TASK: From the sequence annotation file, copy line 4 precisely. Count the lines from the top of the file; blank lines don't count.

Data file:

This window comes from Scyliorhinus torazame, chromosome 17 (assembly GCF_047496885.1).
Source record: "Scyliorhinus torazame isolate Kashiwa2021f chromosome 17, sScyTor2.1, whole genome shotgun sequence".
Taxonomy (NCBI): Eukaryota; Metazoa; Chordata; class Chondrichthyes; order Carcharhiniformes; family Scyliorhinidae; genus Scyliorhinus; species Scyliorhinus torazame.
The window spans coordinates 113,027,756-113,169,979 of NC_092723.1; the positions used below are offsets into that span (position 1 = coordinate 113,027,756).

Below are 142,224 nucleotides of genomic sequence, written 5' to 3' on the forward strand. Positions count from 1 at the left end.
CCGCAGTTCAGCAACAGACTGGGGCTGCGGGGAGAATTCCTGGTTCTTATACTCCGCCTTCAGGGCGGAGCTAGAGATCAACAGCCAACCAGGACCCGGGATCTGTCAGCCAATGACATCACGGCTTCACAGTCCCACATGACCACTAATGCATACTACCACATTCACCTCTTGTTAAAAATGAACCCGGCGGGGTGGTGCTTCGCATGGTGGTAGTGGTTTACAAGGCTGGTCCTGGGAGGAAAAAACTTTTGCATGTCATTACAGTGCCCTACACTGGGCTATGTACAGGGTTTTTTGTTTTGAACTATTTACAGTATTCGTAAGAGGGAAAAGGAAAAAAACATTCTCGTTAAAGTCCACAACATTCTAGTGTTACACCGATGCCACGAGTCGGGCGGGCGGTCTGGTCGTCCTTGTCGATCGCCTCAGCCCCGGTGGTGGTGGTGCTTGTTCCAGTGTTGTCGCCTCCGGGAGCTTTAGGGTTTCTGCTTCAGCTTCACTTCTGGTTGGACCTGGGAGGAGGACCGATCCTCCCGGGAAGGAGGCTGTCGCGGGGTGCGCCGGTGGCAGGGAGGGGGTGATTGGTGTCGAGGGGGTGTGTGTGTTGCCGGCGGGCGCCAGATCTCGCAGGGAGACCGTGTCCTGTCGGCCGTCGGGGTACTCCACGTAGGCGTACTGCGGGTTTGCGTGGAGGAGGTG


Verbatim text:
The window spans coordinates 113,027,756-113,169,979 of NC_092723.1; the positions used below are offsets into that span (position 1 = coordinate 113,027,756).